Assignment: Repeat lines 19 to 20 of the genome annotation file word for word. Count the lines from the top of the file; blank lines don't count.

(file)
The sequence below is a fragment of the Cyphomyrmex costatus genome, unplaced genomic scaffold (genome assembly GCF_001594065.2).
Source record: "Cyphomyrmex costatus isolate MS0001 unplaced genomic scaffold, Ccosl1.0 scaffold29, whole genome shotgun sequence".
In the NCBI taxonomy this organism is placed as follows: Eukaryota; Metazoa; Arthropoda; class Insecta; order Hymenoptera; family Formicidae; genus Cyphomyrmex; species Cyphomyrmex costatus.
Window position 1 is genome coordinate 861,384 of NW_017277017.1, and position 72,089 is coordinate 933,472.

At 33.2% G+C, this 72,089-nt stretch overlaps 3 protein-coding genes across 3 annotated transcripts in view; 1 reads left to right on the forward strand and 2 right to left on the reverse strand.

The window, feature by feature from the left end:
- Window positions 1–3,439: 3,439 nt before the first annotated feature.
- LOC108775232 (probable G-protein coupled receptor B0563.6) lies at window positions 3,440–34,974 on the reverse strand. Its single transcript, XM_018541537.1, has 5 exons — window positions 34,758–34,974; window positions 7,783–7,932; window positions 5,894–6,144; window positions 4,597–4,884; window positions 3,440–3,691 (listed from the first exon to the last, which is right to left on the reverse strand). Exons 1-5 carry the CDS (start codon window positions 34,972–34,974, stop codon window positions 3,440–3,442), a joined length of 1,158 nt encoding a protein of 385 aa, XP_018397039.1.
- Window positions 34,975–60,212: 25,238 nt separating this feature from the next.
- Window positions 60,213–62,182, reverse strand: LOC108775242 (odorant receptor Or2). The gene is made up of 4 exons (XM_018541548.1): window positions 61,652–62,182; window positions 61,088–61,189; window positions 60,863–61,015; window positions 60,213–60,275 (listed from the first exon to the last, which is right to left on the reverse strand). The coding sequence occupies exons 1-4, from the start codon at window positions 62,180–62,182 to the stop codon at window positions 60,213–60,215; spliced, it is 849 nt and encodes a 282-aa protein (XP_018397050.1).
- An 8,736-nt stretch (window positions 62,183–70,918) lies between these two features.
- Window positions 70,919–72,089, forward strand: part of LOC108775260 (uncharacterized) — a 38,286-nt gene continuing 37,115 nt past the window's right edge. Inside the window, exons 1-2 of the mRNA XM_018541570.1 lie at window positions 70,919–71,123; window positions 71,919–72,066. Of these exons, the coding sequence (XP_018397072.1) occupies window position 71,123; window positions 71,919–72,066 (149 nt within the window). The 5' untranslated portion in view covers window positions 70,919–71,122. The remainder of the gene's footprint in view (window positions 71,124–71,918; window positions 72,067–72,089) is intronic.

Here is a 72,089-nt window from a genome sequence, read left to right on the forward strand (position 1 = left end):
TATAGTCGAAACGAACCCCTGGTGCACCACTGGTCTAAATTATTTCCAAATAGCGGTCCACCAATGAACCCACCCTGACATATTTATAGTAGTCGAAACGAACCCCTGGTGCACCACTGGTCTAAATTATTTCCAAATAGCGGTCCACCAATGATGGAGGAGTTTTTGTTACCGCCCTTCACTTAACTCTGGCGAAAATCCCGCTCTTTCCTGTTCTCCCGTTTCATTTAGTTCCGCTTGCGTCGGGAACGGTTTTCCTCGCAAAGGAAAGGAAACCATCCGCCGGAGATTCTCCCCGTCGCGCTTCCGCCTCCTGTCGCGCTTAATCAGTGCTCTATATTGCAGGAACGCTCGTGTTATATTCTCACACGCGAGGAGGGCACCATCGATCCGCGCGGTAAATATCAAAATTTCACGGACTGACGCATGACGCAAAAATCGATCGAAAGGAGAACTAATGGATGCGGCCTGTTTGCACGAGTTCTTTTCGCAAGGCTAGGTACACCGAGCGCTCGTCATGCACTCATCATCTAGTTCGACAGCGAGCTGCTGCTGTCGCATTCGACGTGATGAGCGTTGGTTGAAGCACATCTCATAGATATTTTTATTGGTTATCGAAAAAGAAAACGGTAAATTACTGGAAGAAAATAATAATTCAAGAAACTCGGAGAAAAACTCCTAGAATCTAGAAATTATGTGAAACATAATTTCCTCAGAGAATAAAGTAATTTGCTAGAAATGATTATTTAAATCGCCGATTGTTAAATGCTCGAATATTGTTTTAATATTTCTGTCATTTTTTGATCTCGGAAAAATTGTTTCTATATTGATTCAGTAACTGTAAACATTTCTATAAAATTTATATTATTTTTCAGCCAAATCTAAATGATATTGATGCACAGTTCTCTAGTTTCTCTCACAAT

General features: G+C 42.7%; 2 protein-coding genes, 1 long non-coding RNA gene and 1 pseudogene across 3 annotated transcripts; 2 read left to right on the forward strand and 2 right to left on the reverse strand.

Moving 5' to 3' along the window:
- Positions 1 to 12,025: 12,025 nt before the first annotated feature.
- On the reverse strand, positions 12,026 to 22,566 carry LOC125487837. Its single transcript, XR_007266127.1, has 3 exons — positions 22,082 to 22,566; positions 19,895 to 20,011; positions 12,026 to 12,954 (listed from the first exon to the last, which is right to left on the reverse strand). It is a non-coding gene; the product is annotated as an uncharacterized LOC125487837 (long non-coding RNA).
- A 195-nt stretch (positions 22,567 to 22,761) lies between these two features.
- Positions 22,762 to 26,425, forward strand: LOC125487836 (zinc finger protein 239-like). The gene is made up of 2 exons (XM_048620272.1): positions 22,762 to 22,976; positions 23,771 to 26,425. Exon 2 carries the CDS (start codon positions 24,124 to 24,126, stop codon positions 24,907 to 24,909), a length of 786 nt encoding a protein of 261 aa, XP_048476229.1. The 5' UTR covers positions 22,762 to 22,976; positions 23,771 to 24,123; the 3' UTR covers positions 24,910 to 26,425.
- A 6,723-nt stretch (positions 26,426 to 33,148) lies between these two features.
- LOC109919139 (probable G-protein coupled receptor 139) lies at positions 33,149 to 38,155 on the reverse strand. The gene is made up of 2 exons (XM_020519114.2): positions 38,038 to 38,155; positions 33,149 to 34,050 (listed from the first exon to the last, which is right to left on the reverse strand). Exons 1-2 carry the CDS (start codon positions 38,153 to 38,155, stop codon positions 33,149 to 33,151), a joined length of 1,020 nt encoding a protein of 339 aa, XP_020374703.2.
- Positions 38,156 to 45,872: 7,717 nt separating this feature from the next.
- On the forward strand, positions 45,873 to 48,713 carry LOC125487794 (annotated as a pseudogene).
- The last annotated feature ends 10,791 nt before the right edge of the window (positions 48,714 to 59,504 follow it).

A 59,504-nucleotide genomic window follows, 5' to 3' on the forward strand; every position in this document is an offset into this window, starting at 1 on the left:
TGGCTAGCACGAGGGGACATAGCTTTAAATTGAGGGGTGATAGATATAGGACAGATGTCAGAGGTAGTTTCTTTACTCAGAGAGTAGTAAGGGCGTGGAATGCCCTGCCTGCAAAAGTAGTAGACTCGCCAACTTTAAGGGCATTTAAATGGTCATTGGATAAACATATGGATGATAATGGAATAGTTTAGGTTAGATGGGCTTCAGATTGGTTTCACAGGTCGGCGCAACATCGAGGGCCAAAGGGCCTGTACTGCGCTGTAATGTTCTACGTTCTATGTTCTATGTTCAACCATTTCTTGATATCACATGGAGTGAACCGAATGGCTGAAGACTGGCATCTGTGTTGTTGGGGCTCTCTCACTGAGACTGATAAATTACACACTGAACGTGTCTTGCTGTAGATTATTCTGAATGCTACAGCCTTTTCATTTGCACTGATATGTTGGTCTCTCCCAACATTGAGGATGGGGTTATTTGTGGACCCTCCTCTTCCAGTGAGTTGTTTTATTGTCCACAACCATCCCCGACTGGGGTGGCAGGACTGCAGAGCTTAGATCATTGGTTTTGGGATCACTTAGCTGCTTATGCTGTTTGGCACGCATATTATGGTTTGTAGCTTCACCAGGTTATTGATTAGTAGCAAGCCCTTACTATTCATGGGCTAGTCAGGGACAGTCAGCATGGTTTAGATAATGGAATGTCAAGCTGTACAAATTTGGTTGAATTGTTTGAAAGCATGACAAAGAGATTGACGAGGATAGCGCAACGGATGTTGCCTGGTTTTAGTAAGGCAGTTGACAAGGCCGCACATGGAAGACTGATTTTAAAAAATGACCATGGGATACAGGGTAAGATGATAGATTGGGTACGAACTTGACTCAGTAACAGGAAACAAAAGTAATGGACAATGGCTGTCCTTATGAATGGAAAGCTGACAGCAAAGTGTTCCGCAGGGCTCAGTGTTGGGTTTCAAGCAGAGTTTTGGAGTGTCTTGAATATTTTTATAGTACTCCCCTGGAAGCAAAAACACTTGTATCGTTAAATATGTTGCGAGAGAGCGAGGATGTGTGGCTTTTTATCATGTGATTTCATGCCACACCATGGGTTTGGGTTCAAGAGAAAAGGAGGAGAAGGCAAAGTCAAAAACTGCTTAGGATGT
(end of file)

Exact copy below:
- A 195-nt stretch (positions 22,567 to 22,761) lies between these two features.
- Positions 22,762 to 26,425, forward strand: LOC125487836 (zinc finger protein 239-like). The gene is made up of 2 exons (XM_048620272.1): positions 22,762 to 22,976; positions 23,771 to 26,425. Exon 2 carries the CDS (start codon positions 24,124 to 24,126, stop codon positions 24,907 to 24,909), a length of 786 nt encoding a protein of 261 aa, XP_048476229.1. The 5' UTR covers positions 22,762 to 22,976; positions 23,771 to 24,123; the 3' UTR covers positions 24,910 to 26,425.